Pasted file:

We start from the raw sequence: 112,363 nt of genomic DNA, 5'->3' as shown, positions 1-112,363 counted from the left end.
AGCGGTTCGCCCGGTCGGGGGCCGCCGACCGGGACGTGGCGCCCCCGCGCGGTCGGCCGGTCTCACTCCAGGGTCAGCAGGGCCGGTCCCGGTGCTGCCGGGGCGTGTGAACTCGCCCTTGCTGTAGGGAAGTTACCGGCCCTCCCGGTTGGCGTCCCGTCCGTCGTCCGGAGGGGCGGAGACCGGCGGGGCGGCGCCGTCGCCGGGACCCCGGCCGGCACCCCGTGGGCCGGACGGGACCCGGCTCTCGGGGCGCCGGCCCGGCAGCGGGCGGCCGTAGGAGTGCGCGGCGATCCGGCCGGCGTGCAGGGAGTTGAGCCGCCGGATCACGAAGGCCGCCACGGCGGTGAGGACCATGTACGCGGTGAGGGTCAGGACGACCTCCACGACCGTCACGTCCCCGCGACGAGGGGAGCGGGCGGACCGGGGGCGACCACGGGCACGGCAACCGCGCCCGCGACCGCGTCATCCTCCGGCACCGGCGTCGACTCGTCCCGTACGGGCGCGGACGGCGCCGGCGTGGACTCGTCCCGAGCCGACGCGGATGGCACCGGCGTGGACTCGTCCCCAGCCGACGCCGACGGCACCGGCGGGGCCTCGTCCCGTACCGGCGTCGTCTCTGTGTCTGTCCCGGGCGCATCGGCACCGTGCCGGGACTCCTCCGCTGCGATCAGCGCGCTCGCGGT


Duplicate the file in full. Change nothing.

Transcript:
We start from the raw sequence: 112,363 nt of genomic DNA, 5'->3' as shown, positions 1-112,363 counted from the left end.
AGCGGTTCGCCCGGTCGGGGGCCGCCGACCGGGACGTGGCGCCCCCGCGCGGTCGGCCGGTCTCACTCCAGGGTCAGCAGGGCCGGTCCCGGTGCTGCCGGGGCGTGTGAACTCGCCCTTGCTGTAGGGAAGTTACCGGCCCTCCCGGTTGGCGTCCCGTCCGTCGTCCGGAGGGGCGGAGACCGGCGGGGCGGCGCCGTCGCCGGGACCCCGGCCGGCACCCCGTGGGCCGGACGGGACCCGGCTCTCGGGGCGCCGGCCCGGCAGCGGGCGGCCGTAGGAGTGCGCGGCGATCCGGCCGGCGTGCAGGGAGTTGAGCCGCCGGATCACGAAGGCCGCCACGGCGGTGAGGACCATGTACGCGGTGAGGGTCAGGACGACCTCCACGACCGTCACGTCCCCGCGACGAGGGGAGCGGGCGGACCGGGGGCGACCACGGGCACGGCAACCGCGCCCGCGACCGCGTCATCCTCCGGCACCGGCGTCGACTCGTCCCGTACGGGCGCGGACGGCGCCGGCGTGGACTCGTCCCGAGCCGACGCGGATGGCACCGGCGTGGACTCGTCCCCAGCCGACGCCGACGGCACCGGCGGGGCCTCGTCCCGTACCGGCGTCGTCTCTGTGTCTGTCCCGGGCGCATCGGCACCGTGCCGGGACTCCTCCGCTGCGATCAGCGCGCTCGCGGT